U.S. Air Force Scrimps On Jstars Recap Program: USAF embraces ‘art of the available’ with ground surveillance aircraft:
The Air Force expects to spend about $4.3 billion buying 17 new Joint Stars aircraft based on its fiscal 2015 budget request. But the savings are expected to come in the annual operating cost of the aircraft: The E-8C would require about $650 million in work to meet requirements in the coming years, according to Jennifer Cassidy, an Air Force spokeswoman.Competition is good and downsizing for the right reasons is great.
The platforms that housed the side-looking AN/APY-7 radars were old 707-300s purchased from airlines and outfitted by Northrop Grumman with the sensors and onboard work stations as well as supporting computer equipment. It was a thorny project, as each separate platform had its own aging and wear-and-tear issues. Twenty years later, the platform and its legacy computers, displays and radar are proving troublesome due to diminishing sources for parts and age of the equipment. The only commercial operator still listing the 707-300 in its fleet is Iran’s Meraj Air.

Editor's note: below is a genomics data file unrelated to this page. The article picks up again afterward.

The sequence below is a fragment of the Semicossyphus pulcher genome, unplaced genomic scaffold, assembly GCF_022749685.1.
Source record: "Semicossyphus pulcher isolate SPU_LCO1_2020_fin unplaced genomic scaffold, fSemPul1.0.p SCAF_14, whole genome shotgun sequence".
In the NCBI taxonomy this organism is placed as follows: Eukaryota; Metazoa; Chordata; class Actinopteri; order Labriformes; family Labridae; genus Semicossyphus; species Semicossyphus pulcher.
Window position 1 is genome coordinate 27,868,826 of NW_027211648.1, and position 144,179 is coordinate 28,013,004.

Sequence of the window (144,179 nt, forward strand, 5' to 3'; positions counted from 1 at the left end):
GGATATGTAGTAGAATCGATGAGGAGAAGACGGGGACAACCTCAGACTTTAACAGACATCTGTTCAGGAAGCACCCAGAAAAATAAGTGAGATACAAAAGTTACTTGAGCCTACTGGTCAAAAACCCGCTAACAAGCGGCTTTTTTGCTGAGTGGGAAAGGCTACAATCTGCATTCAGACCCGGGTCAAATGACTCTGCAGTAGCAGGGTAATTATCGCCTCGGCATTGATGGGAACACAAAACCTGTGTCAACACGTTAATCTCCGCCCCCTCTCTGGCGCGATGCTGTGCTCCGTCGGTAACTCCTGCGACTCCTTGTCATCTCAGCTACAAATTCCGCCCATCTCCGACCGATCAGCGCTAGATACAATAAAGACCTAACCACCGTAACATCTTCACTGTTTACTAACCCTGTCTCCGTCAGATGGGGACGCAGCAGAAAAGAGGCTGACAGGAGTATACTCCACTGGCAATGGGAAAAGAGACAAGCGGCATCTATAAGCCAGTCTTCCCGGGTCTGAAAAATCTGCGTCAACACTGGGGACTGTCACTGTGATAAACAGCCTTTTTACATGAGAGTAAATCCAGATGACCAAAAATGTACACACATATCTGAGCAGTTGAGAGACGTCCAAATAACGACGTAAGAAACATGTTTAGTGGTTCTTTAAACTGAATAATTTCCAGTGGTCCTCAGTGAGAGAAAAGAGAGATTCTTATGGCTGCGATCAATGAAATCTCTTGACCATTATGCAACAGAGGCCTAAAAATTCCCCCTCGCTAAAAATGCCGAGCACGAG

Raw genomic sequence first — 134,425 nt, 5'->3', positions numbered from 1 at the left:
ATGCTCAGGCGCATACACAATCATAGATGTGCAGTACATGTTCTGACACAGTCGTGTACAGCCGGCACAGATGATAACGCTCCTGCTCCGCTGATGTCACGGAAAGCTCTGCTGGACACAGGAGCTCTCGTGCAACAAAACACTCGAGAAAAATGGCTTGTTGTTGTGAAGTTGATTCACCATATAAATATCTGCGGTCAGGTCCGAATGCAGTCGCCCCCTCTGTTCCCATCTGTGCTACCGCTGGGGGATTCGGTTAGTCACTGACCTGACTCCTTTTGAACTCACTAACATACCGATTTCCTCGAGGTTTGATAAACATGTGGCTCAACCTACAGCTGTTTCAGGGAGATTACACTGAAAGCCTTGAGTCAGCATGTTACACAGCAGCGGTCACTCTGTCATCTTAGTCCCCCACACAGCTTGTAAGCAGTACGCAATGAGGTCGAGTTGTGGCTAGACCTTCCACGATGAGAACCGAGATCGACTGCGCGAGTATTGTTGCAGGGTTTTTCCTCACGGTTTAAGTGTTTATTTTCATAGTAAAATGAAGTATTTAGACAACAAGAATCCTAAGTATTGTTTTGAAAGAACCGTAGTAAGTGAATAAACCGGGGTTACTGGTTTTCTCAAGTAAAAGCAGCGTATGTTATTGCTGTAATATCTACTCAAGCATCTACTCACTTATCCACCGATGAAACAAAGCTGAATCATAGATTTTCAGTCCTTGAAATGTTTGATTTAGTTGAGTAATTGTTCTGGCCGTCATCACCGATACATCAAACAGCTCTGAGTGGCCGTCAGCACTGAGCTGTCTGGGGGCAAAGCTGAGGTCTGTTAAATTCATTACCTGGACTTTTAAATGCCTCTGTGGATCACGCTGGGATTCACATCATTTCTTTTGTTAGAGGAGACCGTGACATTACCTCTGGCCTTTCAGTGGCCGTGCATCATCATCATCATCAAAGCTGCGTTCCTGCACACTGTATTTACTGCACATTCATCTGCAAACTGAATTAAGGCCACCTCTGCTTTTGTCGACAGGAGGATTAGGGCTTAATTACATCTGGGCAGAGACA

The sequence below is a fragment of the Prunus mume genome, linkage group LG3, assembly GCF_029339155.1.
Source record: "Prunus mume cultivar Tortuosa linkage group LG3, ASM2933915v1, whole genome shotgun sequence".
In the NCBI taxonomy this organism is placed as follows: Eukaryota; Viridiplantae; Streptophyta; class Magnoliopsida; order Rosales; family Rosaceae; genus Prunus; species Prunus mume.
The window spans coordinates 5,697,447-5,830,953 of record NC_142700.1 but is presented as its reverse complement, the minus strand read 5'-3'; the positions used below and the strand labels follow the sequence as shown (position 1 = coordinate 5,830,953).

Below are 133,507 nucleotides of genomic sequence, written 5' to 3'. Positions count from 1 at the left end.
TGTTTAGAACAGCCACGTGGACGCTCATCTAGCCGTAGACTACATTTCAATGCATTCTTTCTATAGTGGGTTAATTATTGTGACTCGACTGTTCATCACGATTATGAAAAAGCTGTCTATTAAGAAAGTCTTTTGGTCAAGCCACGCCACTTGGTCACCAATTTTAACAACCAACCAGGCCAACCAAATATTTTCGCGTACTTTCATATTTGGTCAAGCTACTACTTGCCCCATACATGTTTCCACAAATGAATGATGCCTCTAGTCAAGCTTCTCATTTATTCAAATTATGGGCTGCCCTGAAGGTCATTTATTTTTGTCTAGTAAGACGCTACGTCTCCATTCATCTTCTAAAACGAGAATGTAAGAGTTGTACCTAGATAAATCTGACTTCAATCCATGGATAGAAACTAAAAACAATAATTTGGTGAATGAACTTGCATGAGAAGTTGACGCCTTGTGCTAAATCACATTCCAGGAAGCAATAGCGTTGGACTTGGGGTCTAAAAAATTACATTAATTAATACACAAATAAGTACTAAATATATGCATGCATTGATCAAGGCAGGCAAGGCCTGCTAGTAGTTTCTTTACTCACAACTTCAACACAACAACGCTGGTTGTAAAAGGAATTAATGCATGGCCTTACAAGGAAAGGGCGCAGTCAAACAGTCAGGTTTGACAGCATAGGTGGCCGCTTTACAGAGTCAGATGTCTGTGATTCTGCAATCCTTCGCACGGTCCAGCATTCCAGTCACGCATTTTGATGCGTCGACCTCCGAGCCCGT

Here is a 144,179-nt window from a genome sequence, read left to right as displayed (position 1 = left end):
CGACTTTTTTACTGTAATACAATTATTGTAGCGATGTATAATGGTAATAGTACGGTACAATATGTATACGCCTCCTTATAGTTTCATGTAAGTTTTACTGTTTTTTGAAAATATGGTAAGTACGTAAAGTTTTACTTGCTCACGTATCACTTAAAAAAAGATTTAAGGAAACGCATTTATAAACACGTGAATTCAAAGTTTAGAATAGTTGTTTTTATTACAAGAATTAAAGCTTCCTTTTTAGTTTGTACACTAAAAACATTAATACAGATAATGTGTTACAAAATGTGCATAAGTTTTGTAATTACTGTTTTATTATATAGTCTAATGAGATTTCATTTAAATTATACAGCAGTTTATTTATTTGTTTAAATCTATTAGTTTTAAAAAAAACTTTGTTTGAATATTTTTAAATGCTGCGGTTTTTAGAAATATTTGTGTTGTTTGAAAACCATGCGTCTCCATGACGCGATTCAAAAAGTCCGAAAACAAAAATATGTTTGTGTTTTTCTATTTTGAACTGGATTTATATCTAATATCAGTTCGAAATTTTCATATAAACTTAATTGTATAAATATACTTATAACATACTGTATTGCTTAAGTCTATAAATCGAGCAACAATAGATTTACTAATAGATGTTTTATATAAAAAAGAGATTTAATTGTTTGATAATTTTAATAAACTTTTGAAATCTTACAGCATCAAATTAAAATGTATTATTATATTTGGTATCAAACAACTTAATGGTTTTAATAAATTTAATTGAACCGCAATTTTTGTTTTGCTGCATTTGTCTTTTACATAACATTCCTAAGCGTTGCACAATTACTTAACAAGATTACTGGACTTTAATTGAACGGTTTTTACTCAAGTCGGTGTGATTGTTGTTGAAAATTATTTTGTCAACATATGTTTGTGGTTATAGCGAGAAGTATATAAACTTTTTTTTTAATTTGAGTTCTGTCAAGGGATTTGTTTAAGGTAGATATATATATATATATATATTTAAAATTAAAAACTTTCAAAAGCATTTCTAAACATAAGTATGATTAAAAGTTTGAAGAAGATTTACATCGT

The replacement program is expected to save 28% in operations and sustainment funding, a cost avoidance of $200-500 million annually. “The current Jstars Recap Program Office estimates show a return on investment between fiscal year 2028 and 2030,” Cassidy says. Service officials provided written information rather than discussing their plans in an interview.